On Anti-Racism Training

by jpserrano on October 26, 2011 · 2 comments

I had the opportunity this last month to participate in a two day anti-racism training at my seminary. I really appreciated the effort of the seminary to bring the problem of racism to the forefront of the thoughts of the whole campus, alongside those whom deal with it on a regular basis.  Those who call themselves Christian should be committed to anti-racism.

I understand that not everyone had my experience (as there were two groups). I am, however, disappointed by several things with the training.

First, I think the content of the seminar is incomplete and, therefore, not entirely helpful in dealing with racism.  I clearly understand what the presenters were trying to get across.  As one youth in my church said, “I’m picking up what you’re putting down.”  I understand their definition of racism (misuse of power +  racial prejudice = racism), the infectious quality of it in U.S. systems and culture, and the need for people to fight against it.  I disagree, however, with this as the sole definition of racism.

According to presenter, only those who have power are able to be racist.  In America, we were taught that all of the instituions and government practices are implemented by white people for white people.  Therefore, only white people have the power and can be racist.  I agree, to an extent, on a national level this may be true.  However, in seminary we learn that localized context is king.

My father traces his roots from Mexico through both his father and mother.  So growing up as a hispanic, yet looking white, in an all hispanic neighborhood is well……difficult.  I remember clearly during the Rodney King trial getting beat with sticks rolled up in newspaper by four boys, whom were darker than I, while they were yelling Rodney King.  They knew who my father was, they knew that I lived in the neighborhood, they knew we were of the same economic status.  Yet based solely on my whiteness was I attacked.  At that moment they had the power and they were racist.  I have many more childhood memories where people acted out their racism aggressively on me, and it was common place to see hispanic people where I grew up acting or being racist.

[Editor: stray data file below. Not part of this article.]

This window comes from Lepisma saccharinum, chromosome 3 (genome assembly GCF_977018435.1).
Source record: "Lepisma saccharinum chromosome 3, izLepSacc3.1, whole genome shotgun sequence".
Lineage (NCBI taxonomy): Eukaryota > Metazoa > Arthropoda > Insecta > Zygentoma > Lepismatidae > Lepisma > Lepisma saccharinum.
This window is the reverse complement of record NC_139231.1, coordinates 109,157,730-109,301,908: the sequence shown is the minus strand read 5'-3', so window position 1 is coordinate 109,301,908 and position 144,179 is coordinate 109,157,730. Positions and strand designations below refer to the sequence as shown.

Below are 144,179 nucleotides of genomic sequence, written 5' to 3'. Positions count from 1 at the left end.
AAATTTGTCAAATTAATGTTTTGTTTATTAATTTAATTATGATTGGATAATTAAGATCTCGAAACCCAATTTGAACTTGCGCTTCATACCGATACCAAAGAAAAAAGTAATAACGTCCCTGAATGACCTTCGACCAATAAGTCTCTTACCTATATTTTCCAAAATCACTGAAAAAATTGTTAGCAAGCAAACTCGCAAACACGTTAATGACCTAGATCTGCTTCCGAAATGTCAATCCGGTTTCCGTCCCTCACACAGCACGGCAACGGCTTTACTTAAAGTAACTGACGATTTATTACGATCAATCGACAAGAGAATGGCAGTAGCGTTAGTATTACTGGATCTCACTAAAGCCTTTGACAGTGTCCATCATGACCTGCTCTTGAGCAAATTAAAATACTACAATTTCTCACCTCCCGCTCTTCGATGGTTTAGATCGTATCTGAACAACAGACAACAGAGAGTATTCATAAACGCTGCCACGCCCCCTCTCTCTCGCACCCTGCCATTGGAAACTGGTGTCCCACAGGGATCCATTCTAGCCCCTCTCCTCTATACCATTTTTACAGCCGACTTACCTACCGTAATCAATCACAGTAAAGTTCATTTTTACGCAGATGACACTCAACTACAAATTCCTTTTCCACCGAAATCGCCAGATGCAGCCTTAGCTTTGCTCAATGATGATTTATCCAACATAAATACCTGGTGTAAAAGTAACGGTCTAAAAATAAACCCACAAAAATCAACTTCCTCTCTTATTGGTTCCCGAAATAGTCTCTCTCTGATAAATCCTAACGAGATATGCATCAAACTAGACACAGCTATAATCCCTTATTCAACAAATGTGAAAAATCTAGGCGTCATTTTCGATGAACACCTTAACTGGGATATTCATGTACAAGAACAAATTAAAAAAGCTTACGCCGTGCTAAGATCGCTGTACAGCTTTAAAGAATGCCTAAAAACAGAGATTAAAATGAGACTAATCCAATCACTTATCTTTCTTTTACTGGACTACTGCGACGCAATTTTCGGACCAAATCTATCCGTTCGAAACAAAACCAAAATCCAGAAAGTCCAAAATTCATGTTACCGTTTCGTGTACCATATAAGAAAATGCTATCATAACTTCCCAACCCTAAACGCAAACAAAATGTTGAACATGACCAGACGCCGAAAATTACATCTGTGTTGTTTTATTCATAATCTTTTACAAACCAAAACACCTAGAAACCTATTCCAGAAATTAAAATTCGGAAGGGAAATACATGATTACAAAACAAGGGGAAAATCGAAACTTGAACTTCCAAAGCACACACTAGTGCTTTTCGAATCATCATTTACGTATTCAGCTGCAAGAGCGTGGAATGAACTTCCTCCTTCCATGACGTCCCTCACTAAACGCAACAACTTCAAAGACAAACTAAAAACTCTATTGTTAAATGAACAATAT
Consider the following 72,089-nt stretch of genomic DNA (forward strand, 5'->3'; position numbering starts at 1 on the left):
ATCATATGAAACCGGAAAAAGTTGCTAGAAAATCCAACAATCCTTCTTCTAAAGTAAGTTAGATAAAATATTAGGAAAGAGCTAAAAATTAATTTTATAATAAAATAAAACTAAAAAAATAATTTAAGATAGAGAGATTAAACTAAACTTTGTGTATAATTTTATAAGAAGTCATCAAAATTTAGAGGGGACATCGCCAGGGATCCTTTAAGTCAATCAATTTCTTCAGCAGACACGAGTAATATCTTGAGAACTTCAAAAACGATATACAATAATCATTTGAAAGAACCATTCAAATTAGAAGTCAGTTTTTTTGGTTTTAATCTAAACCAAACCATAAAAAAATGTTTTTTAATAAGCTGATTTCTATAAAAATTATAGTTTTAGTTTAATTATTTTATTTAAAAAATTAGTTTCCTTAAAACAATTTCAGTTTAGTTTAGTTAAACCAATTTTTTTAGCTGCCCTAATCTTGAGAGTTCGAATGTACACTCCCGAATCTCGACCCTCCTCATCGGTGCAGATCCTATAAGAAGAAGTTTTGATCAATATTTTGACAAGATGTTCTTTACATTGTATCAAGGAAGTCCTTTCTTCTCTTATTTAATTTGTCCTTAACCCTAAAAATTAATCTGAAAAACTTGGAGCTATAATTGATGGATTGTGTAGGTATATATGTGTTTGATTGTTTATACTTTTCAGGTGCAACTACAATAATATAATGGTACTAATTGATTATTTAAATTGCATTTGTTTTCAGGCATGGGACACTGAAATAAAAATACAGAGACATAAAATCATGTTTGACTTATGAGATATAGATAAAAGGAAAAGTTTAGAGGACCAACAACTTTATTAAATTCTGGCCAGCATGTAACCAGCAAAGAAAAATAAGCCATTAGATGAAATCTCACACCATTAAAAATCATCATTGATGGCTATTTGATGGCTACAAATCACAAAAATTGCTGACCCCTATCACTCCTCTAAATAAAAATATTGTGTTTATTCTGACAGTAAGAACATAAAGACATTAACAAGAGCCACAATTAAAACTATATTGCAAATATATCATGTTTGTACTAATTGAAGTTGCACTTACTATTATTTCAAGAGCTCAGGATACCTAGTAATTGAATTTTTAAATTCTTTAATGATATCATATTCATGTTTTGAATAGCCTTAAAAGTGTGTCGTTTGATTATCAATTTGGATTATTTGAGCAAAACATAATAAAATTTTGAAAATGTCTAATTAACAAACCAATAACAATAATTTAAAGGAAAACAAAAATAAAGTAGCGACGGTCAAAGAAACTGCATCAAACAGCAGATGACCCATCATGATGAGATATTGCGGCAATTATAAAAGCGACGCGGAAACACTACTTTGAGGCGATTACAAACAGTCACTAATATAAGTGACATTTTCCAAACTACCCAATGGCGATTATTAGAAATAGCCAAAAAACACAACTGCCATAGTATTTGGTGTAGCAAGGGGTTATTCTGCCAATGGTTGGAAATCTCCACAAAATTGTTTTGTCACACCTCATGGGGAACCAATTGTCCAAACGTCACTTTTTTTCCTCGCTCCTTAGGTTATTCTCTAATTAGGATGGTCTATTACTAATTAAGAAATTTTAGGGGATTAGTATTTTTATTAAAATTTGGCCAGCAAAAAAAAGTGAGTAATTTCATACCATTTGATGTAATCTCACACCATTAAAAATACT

I am not sure that we need to redefine racism in solely terms of systems.  The common vernacular does not define racism this way and to redefine it is unhelpful.  Rather, we should talk about racism in two ways.  The first is systemic racism: this is all of the stuff we talked about in the anti-racism training.  It is the misuse of power +  racial prejudice = systemic racism.  The second is ideological racism.  Today ideological racism may come from systemic means, but I think that ideology is the egg and the systemic is the chicken—and well, the egg came first.  I did not appreciate the pejorative manner in which one presenter talked about the ideological racism.  He boiled it down to “those bad things that individuals do to other individuals.”   He always said it in such a way as to discount it, as if these individual acts were unimportant.   The presenter would call these acts racial prejudice.  I think this takes away from the real pain of those individuals that have suffered racist acts from another being or beings .  It does more damage by relegating  it to the broader system, holding no one culpable.